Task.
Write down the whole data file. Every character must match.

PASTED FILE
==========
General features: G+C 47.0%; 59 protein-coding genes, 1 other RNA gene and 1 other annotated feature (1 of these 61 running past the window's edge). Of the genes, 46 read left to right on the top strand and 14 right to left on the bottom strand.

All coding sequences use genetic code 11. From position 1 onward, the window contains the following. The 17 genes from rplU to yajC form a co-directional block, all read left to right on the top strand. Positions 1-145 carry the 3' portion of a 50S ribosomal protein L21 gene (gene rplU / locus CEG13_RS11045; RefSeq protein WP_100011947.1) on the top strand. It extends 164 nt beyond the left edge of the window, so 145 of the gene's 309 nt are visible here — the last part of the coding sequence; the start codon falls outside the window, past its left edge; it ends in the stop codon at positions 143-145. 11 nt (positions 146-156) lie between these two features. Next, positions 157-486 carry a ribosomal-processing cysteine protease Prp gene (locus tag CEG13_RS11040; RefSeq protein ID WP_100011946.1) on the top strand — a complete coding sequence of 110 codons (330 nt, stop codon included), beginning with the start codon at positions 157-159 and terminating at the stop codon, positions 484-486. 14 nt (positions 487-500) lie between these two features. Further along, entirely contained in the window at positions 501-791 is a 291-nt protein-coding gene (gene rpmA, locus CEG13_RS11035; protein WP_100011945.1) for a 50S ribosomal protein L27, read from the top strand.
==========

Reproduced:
General features: G+C 47.0%; 59 protein-coding genes, 1 other RNA gene and 1 other annotated feature (1 of these 61 running past the window's edge). Of the genes, 46 read left to right on the top strand and 14 right to left on the bottom strand.

All coding sequences use genetic code 11. From position 1 onward, the window contains the following. The 17 genes from rplU to yajC form a co-directional block, all read left to right on the top strand. Positions 1-145 carry the 3' portion of a 50S ribosomal protein L21 gene (gene rplU / locus CEG13_RS11045; RefSeq protein WP_100011947.1) on the top strand. It extends 164 nt beyond the left edge of the window, so 145 of the gene's 309 nt are visible here — the last part of the coding sequence; the start codon falls outside the window, past its left edge; it ends in the stop codon at positions 143-145. 11 nt (positions 146-156) lie between these two features. Next, positions 157-486 carry a ribosomal-processing cysteine protease Prp gene (locus tag CEG13_RS11040; RefSeq protein ID WP_100011946.1) on the top strand — a complete coding sequence of 110 codons (330 nt, stop codon included), beginning with the start codon at positions 157-159 and terminating at the stop codon, positions 484-486. 14 nt (positions 487-500) lie between these two features. Further along, entirely contained in the window at positions 501-791 is a 291-nt protein-coding gene (gene rpmA, locus CEG13_RS11035; protein WP_100011945.1) for a 50S ribosomal protein L27, read from the top strand.